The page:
Ten foot pole

It’s Tuesday, July 13th. Embrace your geekness.

What will happen when all the stimulus money goes away? We should know by next year. I think there’s a good plan in place. (I hope there’s a good plan in place.)

After once being a big supporter, Geoff Diehl is revising his position on Donald Trump. Apparently the Trump purity test doesn’t apply locally. Also, influential members of the Massachusetts GOP are pushing for chairman Jim Lyons to step aside to allow for a more moderate, less Trumpian leadership to guide the party ahead of the Governor’s race. As Dana Carvey’s Church Lady used to say, “how convenient.”

The Bolt Bus shut down ‘temporarily’ when riders disappeared during the pandemic. Some said the Bolt was finished for good. But apparently they’re planning to return. So that’s good.

Nice to see that Bostonians are getting back to normal, complaining about First World hardships. Beth Teitell reports that people are missing out on cannolis, tennis games, and in-ground pool installations because of all the rain. Oh, the humanity! At least somebody saw a rainbow. In New York, people are coming out of the pandemic with a slightly better attitude, noting happily how clean and uncluttered with passengers the subways are.

And Maggot Brain, one of the best albums of the 1970s, is 50 years old this month. Christopher Weingarten pays tribute.

Hot sounds

Sunday. Turn the AC on.

We should be breaking 90 degrees in the next few days here in the Boston area. But don’t cool off in the waters off Hull and Nantasket. The Lion’s Mane jellyfish are back.

Dan Sheehan covers the opening of The Record Co, a state of the art co-op music studio in Newmarket Square. What a great idea.

The Great American Think-Off happens next week. The questions are big but the barriers to entry are not.

Employers and employees are recalibrating their relationships. This time (for a change) it’s working out better for the employees.

And if you wake up very early next Thursday, you might get to see the “ring of fire” solar eclipse, happening just as the sun comes up.

Damned if you do/don’t

Tuesday. Today’s word is peruse.

On May 29th, Governor Baker will end Covid Restrictions in Massachusetts, months earlier than expected. Only two weeks left for wearing masks in Boston. I’m not going to miss the fogged glasses and constantly tripping over my feet.

For good or bad, not much goes on at higher levels of the Boston Police Department without City Hall having a guiding hand in it, especially on legal and labor issues. It hasn’t always been that way but that’s the way it’s been for the last half dozen years. And here we are. Now, the one guy holding things together operationally at the BPD, a very capable person who probably doesn’t want the top job anyway, is getting blamed for doing what the team at City Hall told him to do. That doesn’t seem fair. And meanwhile, back at the ranch.

Initially a skeptic, NYT health writer Donald McNeil is giving the China lab-leak theory another, deeper look on his personal blog.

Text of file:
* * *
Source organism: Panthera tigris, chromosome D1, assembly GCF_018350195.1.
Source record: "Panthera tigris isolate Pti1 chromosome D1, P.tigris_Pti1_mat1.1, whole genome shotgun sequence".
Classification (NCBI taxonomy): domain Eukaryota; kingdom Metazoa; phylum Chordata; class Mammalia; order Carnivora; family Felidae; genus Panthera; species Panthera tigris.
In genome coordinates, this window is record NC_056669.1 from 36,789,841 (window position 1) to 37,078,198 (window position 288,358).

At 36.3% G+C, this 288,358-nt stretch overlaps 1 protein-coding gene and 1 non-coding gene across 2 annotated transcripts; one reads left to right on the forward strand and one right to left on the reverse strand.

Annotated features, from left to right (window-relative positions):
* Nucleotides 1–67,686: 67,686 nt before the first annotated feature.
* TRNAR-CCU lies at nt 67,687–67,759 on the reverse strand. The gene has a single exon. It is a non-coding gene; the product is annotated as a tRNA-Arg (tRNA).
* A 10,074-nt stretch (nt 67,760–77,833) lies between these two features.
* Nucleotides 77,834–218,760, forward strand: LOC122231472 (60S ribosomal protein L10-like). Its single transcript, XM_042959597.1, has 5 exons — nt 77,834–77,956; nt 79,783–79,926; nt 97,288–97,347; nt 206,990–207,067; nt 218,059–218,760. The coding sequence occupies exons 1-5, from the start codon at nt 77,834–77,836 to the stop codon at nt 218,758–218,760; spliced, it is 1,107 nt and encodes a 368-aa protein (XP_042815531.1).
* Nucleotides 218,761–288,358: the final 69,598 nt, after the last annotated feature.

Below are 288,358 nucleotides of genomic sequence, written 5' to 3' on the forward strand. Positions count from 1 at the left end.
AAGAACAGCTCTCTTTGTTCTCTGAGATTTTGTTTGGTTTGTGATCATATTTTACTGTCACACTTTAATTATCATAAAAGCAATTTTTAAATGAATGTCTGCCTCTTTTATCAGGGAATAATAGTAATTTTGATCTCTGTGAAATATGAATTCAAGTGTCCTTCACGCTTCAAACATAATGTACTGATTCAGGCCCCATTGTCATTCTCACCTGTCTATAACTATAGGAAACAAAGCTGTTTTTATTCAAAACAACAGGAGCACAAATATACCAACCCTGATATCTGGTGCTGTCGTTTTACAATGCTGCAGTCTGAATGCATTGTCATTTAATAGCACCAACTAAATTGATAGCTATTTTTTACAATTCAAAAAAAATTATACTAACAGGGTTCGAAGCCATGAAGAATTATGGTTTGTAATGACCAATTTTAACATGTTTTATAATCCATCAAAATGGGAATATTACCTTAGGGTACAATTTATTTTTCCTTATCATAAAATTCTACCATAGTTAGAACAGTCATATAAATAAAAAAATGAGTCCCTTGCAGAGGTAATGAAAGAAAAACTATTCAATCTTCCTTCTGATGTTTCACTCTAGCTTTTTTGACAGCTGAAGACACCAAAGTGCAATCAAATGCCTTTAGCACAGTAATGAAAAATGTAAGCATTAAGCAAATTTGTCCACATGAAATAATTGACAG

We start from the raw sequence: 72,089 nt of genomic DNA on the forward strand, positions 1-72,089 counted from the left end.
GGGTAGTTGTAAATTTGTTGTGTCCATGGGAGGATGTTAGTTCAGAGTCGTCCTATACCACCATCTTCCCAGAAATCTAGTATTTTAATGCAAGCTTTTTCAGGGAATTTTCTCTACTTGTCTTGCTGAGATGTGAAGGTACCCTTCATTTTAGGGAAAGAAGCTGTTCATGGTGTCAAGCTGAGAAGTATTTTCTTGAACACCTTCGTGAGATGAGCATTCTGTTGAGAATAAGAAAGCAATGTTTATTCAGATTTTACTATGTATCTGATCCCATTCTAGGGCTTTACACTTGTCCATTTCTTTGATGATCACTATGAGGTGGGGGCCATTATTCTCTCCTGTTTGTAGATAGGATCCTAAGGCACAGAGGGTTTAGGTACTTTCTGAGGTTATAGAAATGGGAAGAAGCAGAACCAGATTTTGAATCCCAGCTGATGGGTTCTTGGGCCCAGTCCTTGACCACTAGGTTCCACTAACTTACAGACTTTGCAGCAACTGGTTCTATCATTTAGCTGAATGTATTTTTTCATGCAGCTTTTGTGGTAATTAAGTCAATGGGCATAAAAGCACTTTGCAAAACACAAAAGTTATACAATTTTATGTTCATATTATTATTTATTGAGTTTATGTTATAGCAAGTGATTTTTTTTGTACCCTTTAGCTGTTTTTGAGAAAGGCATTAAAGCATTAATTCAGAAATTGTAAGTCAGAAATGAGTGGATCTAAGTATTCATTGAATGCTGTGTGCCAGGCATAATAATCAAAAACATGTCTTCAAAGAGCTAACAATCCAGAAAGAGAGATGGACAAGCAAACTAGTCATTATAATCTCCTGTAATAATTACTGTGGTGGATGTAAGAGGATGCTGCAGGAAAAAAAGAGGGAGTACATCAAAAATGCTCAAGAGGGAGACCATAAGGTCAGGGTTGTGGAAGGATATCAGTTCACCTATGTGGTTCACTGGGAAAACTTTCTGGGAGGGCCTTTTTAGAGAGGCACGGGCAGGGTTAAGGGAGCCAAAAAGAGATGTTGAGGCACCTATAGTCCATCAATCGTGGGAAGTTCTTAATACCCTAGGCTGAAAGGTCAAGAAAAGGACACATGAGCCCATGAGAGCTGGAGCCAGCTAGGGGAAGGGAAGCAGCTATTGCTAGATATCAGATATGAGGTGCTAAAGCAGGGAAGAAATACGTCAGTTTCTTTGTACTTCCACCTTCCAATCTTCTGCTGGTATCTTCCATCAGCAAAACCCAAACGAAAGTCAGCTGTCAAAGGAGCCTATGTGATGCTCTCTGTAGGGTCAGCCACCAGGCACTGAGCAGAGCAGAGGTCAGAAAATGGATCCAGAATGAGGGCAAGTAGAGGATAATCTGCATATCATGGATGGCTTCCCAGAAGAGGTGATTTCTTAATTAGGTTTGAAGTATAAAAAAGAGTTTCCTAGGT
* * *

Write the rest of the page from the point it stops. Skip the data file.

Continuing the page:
Apple is promoting it’s new lossless music service as a big improvement is the quality of the sound. But it can’t be that big a deal if the company’s own listening devices (Airpods, headphones, Homepods, etc.) won’t be able to use it. Huh?

And UFOs are in the news again thanks to 60 Minutes and a congressional report due next month. Can’t wait.

Seeking equilibrium

Sunday morning. It’s a birthday for Studs Terkel, Danny Trejo and Liberace.

In a Globe Ideas piece, Michael Fortner sees rising crime rates as a threat to progress on police reform, which kind of gets to the heart of the dilemma.

Covid disrupted the status quo for lower-wage service workers. When their jobs disappeared those workers found other ways to survive and now they’re in no hurry to return. Many have found a different type of work and others are just waiting it out. If these workers are not rushing back, maybe it’s a sign that their services were undervalued in the marketplace. Something like this has happened before, you know.

Skylarking, by XTC, is one of my favorite albums. It’s a “summer’s day cooked into one cake.” The story of how it got made is also one of the great tales of rock music.

Michael Jonas wonders about the scattered decision making by Marty Walsh‘s aides in the the appointment, and then suspension, of Dennis White. It was quite a cluster.

And would you vote for this man? I probably would, but not everyone agrees. He did chop down that cherry tree, after all.

Nearing a new normal

Today is Tuesday and that’s totally tremendous.

Voyager 1, which launched back in 1977, is phoning home from 14 billion miles away with information about plasma waves in interstellar space. That’s just crazy.

England, Northern Ireland and Scotland recorded no Covid deaths in the latest reporting period. (Wales is still catching up, reporting 3 deaths.) Closer to home, Massachusetts had 14 deaths but only 446 new cases. Just a few months ago we were looking at over 6000 new cases a day, so we’re certainly moving in the right direction. By August 1st the worst may be over.

Airline workers were on the front lines in the mask wars. Retail workers too. It’s amazing how selfish and petty people can be. These workers need a raise.

Remember all that rhetoric about blue state bailouts? We were told that states like California shouldn’t get pandemic relief because they couldn’t manage their own budgets? Flash forward: California has a $75.7B budget surplus. Sounds pretty well-managed to me.

And Donovan Leitch, who once had an incredible string of hit songs in the 1960’s, has now teamed up with David Lynch for a music video. There are no talking monkeys but it’s still very Lynchian.